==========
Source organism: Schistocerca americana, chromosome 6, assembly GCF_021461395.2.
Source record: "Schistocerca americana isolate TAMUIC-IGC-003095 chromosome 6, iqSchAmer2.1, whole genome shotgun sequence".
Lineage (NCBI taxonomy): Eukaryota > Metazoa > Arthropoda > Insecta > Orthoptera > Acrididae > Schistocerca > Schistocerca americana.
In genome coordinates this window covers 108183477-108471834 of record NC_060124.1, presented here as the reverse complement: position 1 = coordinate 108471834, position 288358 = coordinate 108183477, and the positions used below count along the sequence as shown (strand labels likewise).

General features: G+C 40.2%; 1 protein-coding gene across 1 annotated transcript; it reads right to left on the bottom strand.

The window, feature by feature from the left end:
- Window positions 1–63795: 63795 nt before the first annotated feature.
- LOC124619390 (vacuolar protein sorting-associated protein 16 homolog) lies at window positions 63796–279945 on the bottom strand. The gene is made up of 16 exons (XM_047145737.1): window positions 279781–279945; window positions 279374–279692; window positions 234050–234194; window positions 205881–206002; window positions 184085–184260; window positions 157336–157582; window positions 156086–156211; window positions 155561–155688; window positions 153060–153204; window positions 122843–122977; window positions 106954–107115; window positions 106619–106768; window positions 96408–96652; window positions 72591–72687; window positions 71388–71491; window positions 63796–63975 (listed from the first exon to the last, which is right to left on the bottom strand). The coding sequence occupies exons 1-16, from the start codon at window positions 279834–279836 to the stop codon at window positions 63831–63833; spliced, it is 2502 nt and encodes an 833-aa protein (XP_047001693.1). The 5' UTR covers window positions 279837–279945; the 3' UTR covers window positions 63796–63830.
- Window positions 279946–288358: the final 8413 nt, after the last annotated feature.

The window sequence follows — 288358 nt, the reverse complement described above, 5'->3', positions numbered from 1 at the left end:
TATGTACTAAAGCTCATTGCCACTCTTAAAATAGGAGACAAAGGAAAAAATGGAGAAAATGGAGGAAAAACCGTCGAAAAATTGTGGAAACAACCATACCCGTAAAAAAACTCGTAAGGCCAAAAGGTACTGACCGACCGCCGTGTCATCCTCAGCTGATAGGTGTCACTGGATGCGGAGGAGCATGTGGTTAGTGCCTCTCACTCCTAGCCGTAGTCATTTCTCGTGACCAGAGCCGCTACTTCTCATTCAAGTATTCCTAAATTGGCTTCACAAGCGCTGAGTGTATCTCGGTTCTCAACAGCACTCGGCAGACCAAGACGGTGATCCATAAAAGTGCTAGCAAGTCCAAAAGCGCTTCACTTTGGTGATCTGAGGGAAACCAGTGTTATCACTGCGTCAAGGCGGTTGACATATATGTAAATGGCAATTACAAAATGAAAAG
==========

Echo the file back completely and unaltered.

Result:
Source organism: Schistocerca americana, chromosome 6, assembly GCF_021461395.2.
Source record: "Schistocerca americana isolate TAMUIC-IGC-003095 chromosome 6, iqSchAmer2.1, whole genome shotgun sequence".
Lineage (NCBI taxonomy): Eukaryota > Metazoa > Arthropoda > Insecta > Orthoptera > Acrididae > Schistocerca > Schistocerca americana.
In genome coordinates this window covers 108183477-108471834 of record NC_060124.1, presented here as the reverse complement: position 1 = coordinate 108471834, position 288358 = coordinate 108183477, and the positions used below count along the sequence as shown (strand labels likewise).

General features: G+C 40.2%; 1 protein-coding gene across 1 annotated transcript; it reads right to left on the bottom strand.

The window, feature by feature from the left end:
- Window positions 1–63795: 63795 nt before the first annotated feature.
- LOC124619390 (vacuolar protein sorting-associated protein 16 homolog) lies at window positions 63796–279945 on the bottom strand. The gene is made up of 16 exons (XM_047145737.1): window positions 279781–279945; window positions 279374–279692; window positions 234050–234194; window positions 205881–206002; window positions 184085–184260; window positions 157336–157582; window positions 156086–156211; window positions 155561–155688; window positions 153060–153204; window positions 122843–122977; window positions 106954–107115; window positions 106619–106768; window positions 96408–96652; window positions 72591–72687; window positions 71388–71491; window positions 63796–63975 (listed from the first exon to the last, which is right to left on the bottom strand). The coding sequence occupies exons 1-16, from the start codon at window positions 279834–279836 to the stop codon at window positions 63831–63833; spliced, it is 2502 nt and encodes an 833-aa protein (XP_047001693.1). The 5' UTR covers window positions 279837–279945; the 3' UTR covers window positions 63796–63830.
- Window positions 279946–288358: the final 8413 nt, after the last annotated feature.

The window sequence follows — 288358 nt, the reverse complement described above, 5'->3', positions numbered from 1 at the left end:
TATGTACTAAAGCTCATTGCCACTCTTAAAATAGGAGACAAAGGAAAAAATGGAGAAAATGGAGGAAAAACCGTCGAAAAATTGTGGAAACAACCATACCCGTAAAAAAACTCGTAAGGCCAAAAGGTACTGACCGACCGCCGTGTCATCCTCAGCTGATAGGTGTCACTGGATGCGGAGGAGCATGTGGTTAGTGCCTCTCACTCCTAGCCGTAGTCATTTCTCGTGACCAGAGCCGCTACTTCTCATTCAAGTATTCCTAAATTGGCTTCACAAGCGCTGAGTGTATCTCGGTTCTCAACAGCACTCGGCAGACCAAGACGGTGATCCATAAAAGTGCTAGCAAGTCCAAAAGCGCTTCACTTTGGTGATCTGAGGGAAACCAGTGTTATCACTGCGTCAAGGCGGTTGACATATATGTAAATGGCAATTACAAAATGAAAAG